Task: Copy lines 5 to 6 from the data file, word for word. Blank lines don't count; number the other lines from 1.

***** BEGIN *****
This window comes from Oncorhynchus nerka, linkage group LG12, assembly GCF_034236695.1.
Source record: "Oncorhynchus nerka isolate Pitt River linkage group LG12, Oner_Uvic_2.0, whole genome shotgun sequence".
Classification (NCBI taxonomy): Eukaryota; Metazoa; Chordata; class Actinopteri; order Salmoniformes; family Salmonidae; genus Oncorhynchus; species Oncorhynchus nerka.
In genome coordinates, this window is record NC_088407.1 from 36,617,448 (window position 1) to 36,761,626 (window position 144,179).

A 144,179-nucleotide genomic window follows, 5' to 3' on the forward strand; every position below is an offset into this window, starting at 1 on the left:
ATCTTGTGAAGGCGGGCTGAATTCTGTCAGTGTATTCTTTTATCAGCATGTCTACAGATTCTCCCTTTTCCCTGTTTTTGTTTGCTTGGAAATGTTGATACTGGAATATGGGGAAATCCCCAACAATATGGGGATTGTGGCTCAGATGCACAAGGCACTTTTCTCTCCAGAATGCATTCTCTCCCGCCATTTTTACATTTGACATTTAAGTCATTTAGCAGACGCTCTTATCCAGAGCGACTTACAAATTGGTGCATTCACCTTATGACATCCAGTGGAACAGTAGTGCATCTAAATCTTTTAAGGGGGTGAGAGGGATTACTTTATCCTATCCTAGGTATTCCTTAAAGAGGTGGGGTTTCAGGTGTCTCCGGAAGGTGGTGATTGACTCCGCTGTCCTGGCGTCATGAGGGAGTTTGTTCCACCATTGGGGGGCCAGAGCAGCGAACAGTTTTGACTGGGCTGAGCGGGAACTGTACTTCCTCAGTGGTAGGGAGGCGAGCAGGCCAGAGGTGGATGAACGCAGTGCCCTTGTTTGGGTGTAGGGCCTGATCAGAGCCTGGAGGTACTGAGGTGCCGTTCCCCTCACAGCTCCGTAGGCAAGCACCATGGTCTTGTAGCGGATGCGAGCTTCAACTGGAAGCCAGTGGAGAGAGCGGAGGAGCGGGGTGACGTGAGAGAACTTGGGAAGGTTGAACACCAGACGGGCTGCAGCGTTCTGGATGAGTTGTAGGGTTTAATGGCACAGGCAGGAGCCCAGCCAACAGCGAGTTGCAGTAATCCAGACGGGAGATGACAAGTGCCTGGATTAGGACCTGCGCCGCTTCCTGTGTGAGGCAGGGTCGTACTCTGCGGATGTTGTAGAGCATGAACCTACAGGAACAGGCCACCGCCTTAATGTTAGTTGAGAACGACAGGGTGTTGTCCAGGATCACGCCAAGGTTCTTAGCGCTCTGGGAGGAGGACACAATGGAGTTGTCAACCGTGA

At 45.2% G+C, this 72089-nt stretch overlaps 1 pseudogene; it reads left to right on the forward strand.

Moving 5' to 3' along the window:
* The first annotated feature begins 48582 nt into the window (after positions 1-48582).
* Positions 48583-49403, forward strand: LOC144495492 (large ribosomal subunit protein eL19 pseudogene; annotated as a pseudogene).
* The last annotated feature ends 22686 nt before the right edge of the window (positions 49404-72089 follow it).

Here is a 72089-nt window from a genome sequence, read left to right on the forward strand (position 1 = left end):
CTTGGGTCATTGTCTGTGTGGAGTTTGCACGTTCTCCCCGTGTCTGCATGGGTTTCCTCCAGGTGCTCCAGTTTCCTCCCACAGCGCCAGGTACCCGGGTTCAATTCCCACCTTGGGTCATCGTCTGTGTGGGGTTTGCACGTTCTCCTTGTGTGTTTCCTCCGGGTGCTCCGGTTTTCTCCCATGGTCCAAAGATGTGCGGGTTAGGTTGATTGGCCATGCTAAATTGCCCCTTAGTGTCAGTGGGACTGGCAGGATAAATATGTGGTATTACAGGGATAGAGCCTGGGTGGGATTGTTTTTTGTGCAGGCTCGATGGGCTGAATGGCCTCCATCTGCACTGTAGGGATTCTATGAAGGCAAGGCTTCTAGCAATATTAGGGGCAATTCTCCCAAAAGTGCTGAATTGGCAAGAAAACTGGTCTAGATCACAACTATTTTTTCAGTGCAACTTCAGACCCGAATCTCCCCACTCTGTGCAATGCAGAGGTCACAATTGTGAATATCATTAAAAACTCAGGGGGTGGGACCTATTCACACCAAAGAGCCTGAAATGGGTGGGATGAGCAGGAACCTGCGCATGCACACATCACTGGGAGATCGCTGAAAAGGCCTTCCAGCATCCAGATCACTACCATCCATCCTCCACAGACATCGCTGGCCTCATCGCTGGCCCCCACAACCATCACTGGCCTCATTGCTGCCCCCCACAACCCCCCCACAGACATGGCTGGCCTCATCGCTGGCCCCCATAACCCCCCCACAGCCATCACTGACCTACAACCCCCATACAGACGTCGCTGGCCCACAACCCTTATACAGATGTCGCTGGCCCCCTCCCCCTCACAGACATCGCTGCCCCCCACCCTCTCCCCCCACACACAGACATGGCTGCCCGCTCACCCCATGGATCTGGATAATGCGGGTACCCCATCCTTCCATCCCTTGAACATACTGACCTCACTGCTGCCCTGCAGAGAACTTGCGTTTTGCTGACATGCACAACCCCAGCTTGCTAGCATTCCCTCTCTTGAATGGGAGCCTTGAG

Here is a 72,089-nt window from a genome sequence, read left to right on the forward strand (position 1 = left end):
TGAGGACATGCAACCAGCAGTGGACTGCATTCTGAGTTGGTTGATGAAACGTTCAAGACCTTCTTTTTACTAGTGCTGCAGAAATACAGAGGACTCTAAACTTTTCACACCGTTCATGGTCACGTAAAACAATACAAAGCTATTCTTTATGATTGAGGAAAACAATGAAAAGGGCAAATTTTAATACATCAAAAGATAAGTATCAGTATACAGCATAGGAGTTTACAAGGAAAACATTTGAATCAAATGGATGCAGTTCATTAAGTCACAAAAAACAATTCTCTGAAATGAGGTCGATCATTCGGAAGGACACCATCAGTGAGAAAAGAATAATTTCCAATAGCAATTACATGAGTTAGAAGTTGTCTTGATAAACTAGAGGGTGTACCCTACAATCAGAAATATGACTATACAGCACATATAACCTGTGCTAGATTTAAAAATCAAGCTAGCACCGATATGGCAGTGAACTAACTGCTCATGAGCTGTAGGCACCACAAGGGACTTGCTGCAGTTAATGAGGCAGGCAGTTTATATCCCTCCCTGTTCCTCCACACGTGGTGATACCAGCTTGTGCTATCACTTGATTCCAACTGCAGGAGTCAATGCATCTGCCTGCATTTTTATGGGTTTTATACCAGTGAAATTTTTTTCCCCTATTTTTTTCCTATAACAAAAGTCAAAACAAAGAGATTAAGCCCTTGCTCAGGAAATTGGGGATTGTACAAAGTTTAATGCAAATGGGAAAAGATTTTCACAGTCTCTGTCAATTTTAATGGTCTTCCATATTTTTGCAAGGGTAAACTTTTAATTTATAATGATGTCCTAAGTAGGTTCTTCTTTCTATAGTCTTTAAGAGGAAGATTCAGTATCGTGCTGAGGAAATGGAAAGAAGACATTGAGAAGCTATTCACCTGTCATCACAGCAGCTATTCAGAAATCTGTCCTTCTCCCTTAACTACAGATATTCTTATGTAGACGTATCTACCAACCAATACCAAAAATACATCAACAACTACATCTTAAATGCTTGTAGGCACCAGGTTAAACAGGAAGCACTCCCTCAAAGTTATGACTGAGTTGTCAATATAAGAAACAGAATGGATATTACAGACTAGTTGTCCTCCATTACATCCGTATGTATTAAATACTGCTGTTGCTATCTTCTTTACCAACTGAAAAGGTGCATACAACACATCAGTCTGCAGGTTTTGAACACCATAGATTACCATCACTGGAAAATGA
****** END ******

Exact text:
A 144,179-nucleotide genomic window follows, 5' to 3' on the forward strand; every position below is an offset into this window, starting at 1 on the left:
ATCTTGTGAAGGCGGGCTGAATTCTGTCAGTGTATTCTTTTATCAGCATGTCTACAGATTCTCCCTTTTCCCTGTTTTTGTTTGCTTGGAAATGTTGATACTGGAATATGGGGAAATCCCCAACAATATGGGGATTGTGGCTCAGATGCACAAGGCACTTTTCTCTCCAGAATGCATTCTCTCCCGCCATTTTTACATTTGACATTTAAGTCATTTAGCAGACGCTCTTATCCAGAGCGACTTACAAATTGGTGCATTCACCTTATGACATCCAGTGGAACAGTAGTGCATCTAAATCTTTTAAGGGGGTGAGAGGGATTACTTTATCCTATCCTAGGTATTCCTTAAAGAGGTGGGGTTTCAGGTGTCTCCGGAAGGTGGTGATTGACTCCGCTGTCCTGGCGTCATGAGGGAGTTTGTTCCACCATTGGGGGGCCAGAGCAGCGAACAGTTTTGACTGGGCTGAGCGGGAACTGTACTTCCTCAGTGGTAGGGAGGCGAGCAGGCCAGAGGTGGATGAACGCAGTGCCCTTGTTTGGGTGTAGGGCCTGATCAGAGCCTGGAGGTACTGAGGTGCCGTTCCCCTCACAGCTCCGTAGGCAAGCACCATGGTCTTGTAGCGGATGCGAGCTTCAACTGGAAGCCAGTGGAGAGAGCGGAGGAGCGGGGTGACGTGAGAGAACTTGGGAAGGTTGAACACCAGACGGGCTGCAGCGTTCTGGATGAGTTGTAGGGTTTAATGGCACAGGCAGGAGCCCAGCCAACAGCGAGTTGCAGTAATCCAGACGGGAGATGACAAGTGCCTGGATTAGGACCTGCGCCGCTTCCTGTGTGAGGCAGGGTCGTACTCTGCGGATGTTGTAGAGCATGAACCTACAGGAACAGGCCACCGCCTTAATGTTAGTTGAGAACGACAGGGTGTTGTCCAGGATCACGCCAAGGTTCTTAGCGCTCTGGGAGGAGGACACAATGGAGTTGTCAACCGTGA